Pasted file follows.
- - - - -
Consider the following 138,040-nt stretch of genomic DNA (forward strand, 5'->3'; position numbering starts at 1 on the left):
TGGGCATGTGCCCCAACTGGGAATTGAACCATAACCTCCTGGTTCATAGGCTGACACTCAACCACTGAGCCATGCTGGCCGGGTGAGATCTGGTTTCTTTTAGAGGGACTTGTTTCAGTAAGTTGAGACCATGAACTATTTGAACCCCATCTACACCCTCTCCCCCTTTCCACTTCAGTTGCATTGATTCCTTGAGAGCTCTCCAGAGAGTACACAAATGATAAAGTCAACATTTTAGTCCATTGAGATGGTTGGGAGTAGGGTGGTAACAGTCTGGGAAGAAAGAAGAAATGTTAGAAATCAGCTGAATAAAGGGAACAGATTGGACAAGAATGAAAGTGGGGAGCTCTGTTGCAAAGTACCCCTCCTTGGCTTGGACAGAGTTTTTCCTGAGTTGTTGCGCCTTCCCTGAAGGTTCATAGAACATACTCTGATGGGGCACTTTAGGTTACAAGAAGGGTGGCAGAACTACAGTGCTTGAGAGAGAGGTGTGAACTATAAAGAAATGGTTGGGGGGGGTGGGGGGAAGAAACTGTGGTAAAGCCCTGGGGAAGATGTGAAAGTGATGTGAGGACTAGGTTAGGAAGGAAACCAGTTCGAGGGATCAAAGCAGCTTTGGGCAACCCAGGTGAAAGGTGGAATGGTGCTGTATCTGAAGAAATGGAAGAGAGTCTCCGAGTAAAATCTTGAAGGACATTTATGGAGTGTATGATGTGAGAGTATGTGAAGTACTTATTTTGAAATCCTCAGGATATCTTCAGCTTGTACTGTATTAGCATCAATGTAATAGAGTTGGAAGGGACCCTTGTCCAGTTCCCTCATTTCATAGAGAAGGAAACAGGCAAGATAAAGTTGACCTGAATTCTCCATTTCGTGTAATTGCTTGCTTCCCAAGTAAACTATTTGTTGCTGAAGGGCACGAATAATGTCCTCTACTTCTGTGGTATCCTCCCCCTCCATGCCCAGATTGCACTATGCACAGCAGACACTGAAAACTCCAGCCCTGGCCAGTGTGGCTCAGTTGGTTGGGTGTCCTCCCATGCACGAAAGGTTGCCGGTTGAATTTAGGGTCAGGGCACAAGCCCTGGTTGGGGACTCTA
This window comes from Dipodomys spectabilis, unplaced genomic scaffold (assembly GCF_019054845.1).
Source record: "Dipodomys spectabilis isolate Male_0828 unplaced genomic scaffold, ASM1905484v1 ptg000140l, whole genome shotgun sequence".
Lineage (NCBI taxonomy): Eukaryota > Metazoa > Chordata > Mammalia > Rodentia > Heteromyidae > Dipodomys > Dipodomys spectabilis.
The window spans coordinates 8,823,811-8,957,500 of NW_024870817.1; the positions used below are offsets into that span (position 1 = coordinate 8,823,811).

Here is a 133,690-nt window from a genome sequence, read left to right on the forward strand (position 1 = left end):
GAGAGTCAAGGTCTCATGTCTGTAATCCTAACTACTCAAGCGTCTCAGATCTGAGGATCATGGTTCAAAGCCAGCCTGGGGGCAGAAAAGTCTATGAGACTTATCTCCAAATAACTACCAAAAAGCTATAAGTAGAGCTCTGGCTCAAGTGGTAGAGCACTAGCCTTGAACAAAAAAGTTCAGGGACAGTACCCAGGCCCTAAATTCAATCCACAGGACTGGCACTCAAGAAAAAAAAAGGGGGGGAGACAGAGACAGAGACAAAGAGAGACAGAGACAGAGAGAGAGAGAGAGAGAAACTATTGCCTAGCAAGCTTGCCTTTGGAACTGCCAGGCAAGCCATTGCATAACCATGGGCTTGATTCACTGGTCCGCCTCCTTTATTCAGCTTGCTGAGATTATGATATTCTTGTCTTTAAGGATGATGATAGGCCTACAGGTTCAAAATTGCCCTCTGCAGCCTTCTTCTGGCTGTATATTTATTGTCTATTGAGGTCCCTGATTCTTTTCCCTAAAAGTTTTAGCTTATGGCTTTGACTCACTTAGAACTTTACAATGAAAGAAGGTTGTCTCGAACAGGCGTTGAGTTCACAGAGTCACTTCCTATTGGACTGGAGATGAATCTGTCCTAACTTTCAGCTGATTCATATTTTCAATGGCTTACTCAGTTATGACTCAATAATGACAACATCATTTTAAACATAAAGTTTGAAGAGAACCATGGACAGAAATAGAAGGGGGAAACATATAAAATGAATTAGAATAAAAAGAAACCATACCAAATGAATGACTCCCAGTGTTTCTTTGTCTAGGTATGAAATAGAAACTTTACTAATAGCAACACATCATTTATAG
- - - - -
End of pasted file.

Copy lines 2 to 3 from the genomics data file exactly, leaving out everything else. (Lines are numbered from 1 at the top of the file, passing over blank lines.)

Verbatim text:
TGGGCATGTGCCCCAACTGGGAATTGAACCATAACCTCCTGGTTCATAGGCTGACACTCAACCACTGAGCCATGCTGGCCGGGTGAGATCTGGTTTCTTTTAGAGGGACTTGTTTCAGTAAGTTGAGACCATGAACTATTTGAACCCCATCTACACCCTCTCCCCCTTTCCACTTCAGTTGCATTGATTCCTTGAGAGCTCTCCAGAGAGTACACAAATGATAAAGTCAACATTTTAGTCCATTGAGATGGTTGGGAGTAGGGTGGTAACAGTCTGGGAAGAAAGAAGAAATGTTAGAAATCAGCTGAATAAAGGGAACAGATTGGACAAGAATGAAAGTGGGGAGCTCTGTTGCAAAGTACCCCTCCTTGGCTTGGACAGAGTTTTTCCTGAGTTGTTGCGCCTTCCCTGAAGGTTCATAGAACATACTCTGATGGGGCACTTTAGGTTACAAGAAGGGTGGCAGAACTACAGTGCTTGAGAGAGAGGTGTGAACTATAAAGAAATGGTTGGGGGGGGTGGGGGGAAGAAACTGTGGTAAAGCCCTGGGGAAGATGTGAAAGTGATGTGAGGACTAGGTTAGGAAGGAAACCAGTTCGAGGGATCAAAGCAGCTTTGGGCAACCCAGGTGAAAGGTGGAATGGTGCTGTATCTGAAGAAATGGAAGAGAGTCTCCGAGTAAAATCTTGAAGGACATTTATGGAGTGTATGATGTGAGAGTATGTGAAGTACTTATTTTGAAATCCTCAGGATATCTTCAGCTTGTACTGTATTAGCATCAATGTAATAGAGTTGGAAGGGACCCTTGTCCAGTTCCCTCATTTCATAGAGAAGGAAACAGGCAAGATAAAGTTGACCTGAATTCTCCATTTCGTGTAATTGCTTGCTTCCCAAGTAAACTATTTGTTGCTGAAGGGCACGAATAATGTCCTCTACTTCTGTGGTATCCTCCCCCTCCATGCCCAGATTGCACTATGCACAGCAGACACTGAAAACTCCAGCCCTGGCCAGTGTGGCTCAGTTGGTTGGGTGTCCTCCCATGCACGAAAGGTTGCCGGTTGAATTTAGGGTCAGGGCACAAGCCCTGGTTGGGGACTCTA
This window comes from Dipodomys spectabilis, unplaced genomic scaffold (assembly GCF_019054845.1).